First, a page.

One of the mysteries of the English language finally explained.
(of a garment) not fit to be worn.
- ‘She's generally six months ahead of any mainstream trend, but now and then, she'll appear in something so unwearable that it disappears without a trace.’
- ‘But there is nothing worse than looking down at a potruding belly and a wardrobe full of unwearable clothes and wondering if life is going to be one long tracksuit.’
- ‘The vast majority of the clothes are either unwearable, no longer fit me (charity shop) or are way out of fashion (charity shop too).’
- ‘A great deal of what she designs is both ridiculous and unwearable, but viewing this representation of her output over decades it becomes clear that fashion is merely a means to an end.’
- ‘London Fashion Week, that biannual gathering of the unembarrassable in pursuit of the unwearable, begins tomorrow.’
- ‘So you open up the packages, trying to identify the ‘imperfection’ and figure out if it makes that particular pair wearable or unwearable.’
- ‘Except, of course, the one thing everyone really needs: a remedy for those inevitable rips, snags, and runs that render even the most expensive hosiery unwearable.’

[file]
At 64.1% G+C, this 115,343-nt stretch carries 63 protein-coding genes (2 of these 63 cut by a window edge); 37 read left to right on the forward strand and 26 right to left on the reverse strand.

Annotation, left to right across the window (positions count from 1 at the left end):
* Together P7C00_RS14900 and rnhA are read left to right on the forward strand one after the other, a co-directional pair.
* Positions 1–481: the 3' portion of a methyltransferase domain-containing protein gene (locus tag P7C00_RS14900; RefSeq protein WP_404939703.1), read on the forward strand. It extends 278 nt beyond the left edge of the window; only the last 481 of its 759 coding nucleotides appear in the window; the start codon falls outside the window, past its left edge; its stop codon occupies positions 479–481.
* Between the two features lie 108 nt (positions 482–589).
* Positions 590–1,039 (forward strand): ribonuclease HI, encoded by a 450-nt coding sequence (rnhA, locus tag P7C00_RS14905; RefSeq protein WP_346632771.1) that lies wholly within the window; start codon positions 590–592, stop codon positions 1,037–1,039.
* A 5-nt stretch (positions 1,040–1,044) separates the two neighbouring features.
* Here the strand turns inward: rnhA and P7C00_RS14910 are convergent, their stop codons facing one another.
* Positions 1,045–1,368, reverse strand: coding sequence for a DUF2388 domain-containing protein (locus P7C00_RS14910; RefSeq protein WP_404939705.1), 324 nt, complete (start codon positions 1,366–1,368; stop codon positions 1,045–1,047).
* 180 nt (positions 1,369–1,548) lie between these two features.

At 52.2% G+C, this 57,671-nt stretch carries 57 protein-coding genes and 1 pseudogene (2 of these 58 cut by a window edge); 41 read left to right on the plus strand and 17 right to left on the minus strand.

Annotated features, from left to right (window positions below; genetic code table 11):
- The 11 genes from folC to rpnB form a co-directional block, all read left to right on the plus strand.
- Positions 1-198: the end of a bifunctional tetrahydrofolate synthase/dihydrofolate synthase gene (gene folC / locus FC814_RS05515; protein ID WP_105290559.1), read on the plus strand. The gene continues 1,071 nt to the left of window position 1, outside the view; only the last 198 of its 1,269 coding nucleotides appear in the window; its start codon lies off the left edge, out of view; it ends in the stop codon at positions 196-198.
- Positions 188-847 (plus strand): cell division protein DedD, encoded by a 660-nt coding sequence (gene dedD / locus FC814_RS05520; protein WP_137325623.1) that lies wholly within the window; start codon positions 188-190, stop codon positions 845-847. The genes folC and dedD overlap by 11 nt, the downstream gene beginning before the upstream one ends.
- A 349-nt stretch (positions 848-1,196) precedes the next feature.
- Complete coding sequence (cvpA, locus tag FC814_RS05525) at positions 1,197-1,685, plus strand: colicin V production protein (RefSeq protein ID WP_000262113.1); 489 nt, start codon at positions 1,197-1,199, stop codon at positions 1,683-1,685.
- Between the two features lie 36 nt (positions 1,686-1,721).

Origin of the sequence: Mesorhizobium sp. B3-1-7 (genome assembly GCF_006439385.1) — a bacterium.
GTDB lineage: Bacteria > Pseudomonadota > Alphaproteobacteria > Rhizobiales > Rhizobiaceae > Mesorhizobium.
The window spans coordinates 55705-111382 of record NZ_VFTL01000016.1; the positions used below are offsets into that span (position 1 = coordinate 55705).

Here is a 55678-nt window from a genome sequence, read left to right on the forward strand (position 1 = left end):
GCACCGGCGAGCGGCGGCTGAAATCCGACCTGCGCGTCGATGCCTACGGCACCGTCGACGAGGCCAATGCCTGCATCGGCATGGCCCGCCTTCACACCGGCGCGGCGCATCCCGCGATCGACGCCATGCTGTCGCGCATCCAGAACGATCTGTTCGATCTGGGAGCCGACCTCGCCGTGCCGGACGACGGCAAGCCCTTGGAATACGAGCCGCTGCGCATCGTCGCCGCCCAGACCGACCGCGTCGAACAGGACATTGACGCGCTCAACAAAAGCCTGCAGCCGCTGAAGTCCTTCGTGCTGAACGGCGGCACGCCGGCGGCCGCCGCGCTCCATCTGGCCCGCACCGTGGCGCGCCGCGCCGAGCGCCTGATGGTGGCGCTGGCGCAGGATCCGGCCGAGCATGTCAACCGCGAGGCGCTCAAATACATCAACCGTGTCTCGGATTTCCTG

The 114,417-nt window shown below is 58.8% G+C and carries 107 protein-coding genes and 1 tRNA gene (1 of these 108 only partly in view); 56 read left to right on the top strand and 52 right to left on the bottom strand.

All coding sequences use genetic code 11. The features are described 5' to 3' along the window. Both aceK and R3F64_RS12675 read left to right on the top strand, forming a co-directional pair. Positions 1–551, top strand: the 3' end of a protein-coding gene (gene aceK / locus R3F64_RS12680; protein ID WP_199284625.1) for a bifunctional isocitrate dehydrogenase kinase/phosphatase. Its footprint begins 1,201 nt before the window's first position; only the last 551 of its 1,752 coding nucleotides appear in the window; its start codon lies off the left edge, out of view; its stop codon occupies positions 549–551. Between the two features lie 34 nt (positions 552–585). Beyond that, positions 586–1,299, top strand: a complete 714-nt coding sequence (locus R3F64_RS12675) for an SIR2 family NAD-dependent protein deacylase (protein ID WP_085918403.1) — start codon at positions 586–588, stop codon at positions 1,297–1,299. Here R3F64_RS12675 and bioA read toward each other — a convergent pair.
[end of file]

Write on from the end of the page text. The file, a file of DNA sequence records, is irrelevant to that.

- ‘As a subversive alternative, the architects propose a row of deviant shirts, some misbuttoned, some configured like origami petals, all unwearable.’
- ‘Our work is very cutting edge but the emphasis has been on creating clothes that flatter the female form and make the person feel good, rather than being way out or unwearable.’
- ‘The catwalks always offer many beautiful, fun, yet totally unwearable looks.’
- ‘Modern clothes are unwearable and the fashion industry has been disfigured by big business and nudity, says a legendary designer.’
- ‘At age 11 my attempt at sewing a pink ruffled miniskirt turned out unwearable, and the experience left me so discouraged that I didn't tackle another sewing project for many years.’
- ‘I was wearing my Smokey the Bear cap, the one that ultimately shrank to an unwearable size in the wake of an unfortunate sprinkler related accident.’
- ‘It's all acres of plate glass, walnut fittings and the kind of hushed retail reverence usually reserved for unwearable frocks designed by gay men in Parisian ateliers.’
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